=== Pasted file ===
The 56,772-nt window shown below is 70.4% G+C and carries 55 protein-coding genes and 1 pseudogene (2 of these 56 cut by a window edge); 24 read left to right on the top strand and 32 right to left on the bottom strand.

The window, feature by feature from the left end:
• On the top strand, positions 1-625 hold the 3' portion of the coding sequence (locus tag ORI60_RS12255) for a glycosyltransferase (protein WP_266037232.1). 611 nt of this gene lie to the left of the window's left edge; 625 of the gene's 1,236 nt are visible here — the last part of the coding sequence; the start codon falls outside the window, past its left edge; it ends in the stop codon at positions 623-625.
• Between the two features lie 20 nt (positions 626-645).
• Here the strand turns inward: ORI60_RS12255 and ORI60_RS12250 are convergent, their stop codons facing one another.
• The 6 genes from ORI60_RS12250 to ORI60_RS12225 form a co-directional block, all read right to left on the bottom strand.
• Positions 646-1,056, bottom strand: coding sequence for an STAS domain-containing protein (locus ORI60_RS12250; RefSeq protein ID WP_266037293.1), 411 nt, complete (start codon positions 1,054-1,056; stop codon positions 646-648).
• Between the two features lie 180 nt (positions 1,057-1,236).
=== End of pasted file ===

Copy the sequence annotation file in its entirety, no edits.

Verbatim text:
The 56,772-nt window shown below is 70.4% G+C and carries 55 protein-coding genes and 1 pseudogene (2 of these 56 cut by a window edge); 24 read left to right on the top strand and 32 right to left on the bottom strand.

The window, feature by feature from the left end:
• On the top strand, positions 1-625 hold the 3' portion of the coding sequence (locus tag ORI60_RS12255) for a glycosyltransferase (protein WP_266037232.1). 611 nt of this gene lie to the left of the window's left edge; 625 of the gene's 1,236 nt are visible here — the last part of the coding sequence; the start codon falls outside the window, past its left edge; it ends in the stop codon at positions 623-625.
• Between the two features lie 20 nt (positions 626-645).
• Here the strand turns inward: ORI60_RS12255 and ORI60_RS12250 are convergent, their stop codons facing one another.
• The 6 genes from ORI60_RS12250 to ORI60_RS12225 form a co-directional block, all read right to left on the bottom strand.
• Positions 646-1,056, bottom strand: coding sequence for an STAS domain-containing protein (locus ORI60_RS12250; RefSeq protein ID WP_266037293.1), 411 nt, complete (start codon positions 1,054-1,056; stop codon positions 646-648).
• Between the two features lie 180 nt (positions 1,057-1,236).